Two of the most easily recognized members of this pantropical family are piper, woody climbers or shrubs including some trees, and peperomia, low herbs that are popular as houseplants. All of these plants have jointed stems and inconspicuous flowers born on spikes.
The condiment, pepper, comes from one of the 2,000 or more species of piper. The fruit of Piper nigrum can be ground whole to make black pepper or the outer coating can be removed first to yield white pepper. A close relative is Piper methysticum, called ‘awa in Hawai‘i, where over 15 varieties were once cultivated, or kava in other parts of the Pacific where its traditional use remains a central part of many cultures. A mixture of the pounded roots and water is consumed ritually, medicinally, or as a mild intoxicant.
Of the 1,000 or more species of peperomia some are found only in Hawai‘i. Some were used in medicine and in the manufacture of a gray dye for staining tapa cloth.
Ornamentals like the jade plant and the watermelon peperomia are widely used as potted plants. These prefer cool, moist conditions for optimal growth.
This is one of t he most colorful collections of its kind in Hawai`i.
There are many colorful herbs, shrubs and vines in this plant family. Most of the 2,500 species are found in the tropics. The four main areas of distribution are Africa, Indonesia, Brazil and South America.
Considering the immense distribution throughout the world, it is curious that there are no native Hawaiian species. All the plants found in this garden are from other tropical spots throughout the world.
There are few species that have economical uses, and few trees in this family. Most of the plants are strictly ornamental, including the shrimp plant, black-eyed susan and the Philippine violet. Two outstanding genera in this collection are Schaueria and Aphelandra. Another plant, the squirrel tail, is popular in Hawai‘i for making leis.
While there are over 1,400 species, it is often called the pineapple family after the best-known member of the family. Most of these plants are from the West Indies and tropical America, except for Pitcairnia, which is native to West Africa.
The plants range in size from less than one inch, like Tillandsia, to huge plants with flower spikes over 10 feet high, like Puya. In addition, these plants can grow not only at sea level but also up to elevations over 1,400 feet.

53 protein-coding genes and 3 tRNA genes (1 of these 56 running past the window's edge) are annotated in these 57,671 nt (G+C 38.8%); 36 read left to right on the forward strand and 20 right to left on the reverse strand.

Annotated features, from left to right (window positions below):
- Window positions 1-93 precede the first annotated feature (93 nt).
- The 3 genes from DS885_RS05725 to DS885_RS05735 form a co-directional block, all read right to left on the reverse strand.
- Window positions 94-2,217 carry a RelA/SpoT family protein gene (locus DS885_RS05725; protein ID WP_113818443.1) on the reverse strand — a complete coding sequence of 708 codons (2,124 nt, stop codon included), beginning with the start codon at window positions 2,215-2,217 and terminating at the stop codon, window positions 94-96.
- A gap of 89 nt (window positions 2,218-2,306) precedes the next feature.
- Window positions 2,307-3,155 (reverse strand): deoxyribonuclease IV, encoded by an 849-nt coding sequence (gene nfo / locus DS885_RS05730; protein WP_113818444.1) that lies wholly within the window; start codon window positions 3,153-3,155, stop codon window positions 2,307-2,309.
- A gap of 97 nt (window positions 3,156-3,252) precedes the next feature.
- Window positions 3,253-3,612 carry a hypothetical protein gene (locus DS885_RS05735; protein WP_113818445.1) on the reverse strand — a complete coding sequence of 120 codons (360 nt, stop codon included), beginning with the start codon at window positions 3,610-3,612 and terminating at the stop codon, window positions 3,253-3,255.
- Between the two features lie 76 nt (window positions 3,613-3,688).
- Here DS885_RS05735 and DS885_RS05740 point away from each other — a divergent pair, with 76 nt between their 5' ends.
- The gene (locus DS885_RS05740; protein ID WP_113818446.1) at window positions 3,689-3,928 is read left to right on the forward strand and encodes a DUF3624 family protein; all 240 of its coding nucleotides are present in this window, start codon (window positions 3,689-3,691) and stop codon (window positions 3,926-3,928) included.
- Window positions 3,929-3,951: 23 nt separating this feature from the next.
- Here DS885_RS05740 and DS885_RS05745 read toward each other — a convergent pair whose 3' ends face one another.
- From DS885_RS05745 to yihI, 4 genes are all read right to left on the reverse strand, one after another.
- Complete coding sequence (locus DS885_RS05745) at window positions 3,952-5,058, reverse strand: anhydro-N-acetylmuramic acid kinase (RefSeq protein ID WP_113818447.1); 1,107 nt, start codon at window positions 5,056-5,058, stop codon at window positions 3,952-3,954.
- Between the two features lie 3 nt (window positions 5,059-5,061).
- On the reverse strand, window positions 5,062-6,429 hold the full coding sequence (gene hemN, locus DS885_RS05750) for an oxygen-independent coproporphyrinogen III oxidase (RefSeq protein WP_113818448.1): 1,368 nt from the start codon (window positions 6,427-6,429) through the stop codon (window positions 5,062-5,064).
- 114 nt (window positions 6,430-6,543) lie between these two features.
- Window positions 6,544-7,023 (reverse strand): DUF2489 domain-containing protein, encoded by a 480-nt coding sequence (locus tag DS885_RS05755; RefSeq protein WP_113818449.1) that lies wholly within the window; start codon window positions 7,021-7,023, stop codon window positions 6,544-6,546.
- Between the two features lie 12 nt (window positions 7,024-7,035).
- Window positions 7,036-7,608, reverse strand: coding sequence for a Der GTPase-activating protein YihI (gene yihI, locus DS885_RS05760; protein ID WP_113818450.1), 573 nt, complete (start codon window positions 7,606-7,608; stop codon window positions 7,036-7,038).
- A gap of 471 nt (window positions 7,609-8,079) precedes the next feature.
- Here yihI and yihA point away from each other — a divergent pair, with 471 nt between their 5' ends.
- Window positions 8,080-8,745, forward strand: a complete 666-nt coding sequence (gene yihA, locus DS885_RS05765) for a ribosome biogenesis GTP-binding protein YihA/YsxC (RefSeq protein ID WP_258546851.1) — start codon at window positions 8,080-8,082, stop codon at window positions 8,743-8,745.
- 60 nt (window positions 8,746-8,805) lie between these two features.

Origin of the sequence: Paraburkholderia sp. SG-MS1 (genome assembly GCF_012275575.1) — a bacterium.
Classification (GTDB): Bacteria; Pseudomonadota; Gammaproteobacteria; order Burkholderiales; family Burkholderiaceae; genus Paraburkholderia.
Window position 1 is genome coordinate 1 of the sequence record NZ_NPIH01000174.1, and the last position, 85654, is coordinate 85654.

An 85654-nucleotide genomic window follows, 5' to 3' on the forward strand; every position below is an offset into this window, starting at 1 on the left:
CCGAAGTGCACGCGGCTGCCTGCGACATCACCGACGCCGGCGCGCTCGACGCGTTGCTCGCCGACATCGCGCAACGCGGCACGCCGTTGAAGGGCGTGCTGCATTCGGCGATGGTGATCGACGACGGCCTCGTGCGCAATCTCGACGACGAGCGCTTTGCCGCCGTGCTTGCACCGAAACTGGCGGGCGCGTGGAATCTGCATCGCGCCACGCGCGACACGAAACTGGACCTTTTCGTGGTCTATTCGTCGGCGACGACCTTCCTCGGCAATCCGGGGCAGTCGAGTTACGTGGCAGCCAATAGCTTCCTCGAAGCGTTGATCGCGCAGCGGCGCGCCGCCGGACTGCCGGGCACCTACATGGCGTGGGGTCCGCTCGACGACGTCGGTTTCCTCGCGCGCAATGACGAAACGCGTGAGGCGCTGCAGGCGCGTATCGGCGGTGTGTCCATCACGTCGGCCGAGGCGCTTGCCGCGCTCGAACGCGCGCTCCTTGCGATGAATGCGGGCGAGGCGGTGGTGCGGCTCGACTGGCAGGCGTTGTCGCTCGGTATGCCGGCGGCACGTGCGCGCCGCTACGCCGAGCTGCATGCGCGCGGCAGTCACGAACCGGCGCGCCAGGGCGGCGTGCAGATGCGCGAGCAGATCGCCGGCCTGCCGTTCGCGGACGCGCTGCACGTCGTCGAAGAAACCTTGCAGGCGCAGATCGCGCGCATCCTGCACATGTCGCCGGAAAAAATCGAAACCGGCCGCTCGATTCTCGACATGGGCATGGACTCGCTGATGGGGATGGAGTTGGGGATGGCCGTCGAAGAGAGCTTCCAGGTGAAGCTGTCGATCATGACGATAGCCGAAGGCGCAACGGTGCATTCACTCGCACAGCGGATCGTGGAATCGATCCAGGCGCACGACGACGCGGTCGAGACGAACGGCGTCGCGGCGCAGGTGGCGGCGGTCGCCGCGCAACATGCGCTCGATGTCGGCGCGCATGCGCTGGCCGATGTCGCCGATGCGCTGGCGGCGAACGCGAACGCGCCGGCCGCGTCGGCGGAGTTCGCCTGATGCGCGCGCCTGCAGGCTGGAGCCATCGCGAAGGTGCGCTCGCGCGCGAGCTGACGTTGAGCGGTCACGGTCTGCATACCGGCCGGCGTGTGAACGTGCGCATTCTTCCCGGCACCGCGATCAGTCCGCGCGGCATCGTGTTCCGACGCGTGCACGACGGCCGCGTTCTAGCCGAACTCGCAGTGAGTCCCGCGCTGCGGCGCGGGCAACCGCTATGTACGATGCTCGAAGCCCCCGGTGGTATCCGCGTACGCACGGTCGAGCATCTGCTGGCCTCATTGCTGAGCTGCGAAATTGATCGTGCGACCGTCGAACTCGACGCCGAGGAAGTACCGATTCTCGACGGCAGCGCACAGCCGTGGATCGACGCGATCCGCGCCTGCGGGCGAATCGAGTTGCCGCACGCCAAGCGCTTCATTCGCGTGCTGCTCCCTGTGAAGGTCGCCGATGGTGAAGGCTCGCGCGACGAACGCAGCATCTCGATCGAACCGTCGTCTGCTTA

Many plants like the pineapple are terrestrial, which grow in the ground. But, others are epiphytes, which grow on tree branches and even on the stems of desert cacti.
Also growing in this area are clerodendrums (Verbenaceae family). There are over 400 species of shrubs, vines and trees from tropical, sub-tropical and warm temperate areas of the world. These plants are colorful and for the most part are easy to cultivate, but are not widely known. We have had to eliminate several species of this weedy genus.
Musaceae and Strelitziaceae (Banana and Bird of Paradise families)
These closely related families encompass approximately 50 species of tropical herbaceous plants.
The economically valuable banana originated in the Old World tropics; Musa is the main genus in the family and has over 40 species and some 300 clonal varieties. Used for food and fiber, the banana is widely cultivated throughout the warmer parts of the world. Less sweet varieties intended for cooking are called plantains.
A banana plant cannot be called a tree, as it has no wood. It flowers only once and then dies. Though a few species produce viable seeds, most are cultivated by replanting the new keikis that form at the base of the parent plant. Bananas were first brought to Hawai`i from the South Pacific by migrating Polynesians. Some of the cultivars bred by generations of Hawaiian farmers can be seen in the Hawaiian Ethnobotany Collection.
The beautiful bird-of-paradise flower from southern Africa is the most familiar member of this family. Also included are the South American Phenakospermum which can grow to a height of 35 feet and the distinctively fan-shaped Travellers Tree, Ravenala, from Madagascar. Thirsty travelers could tap water from closed cavities that help support its leaf blades.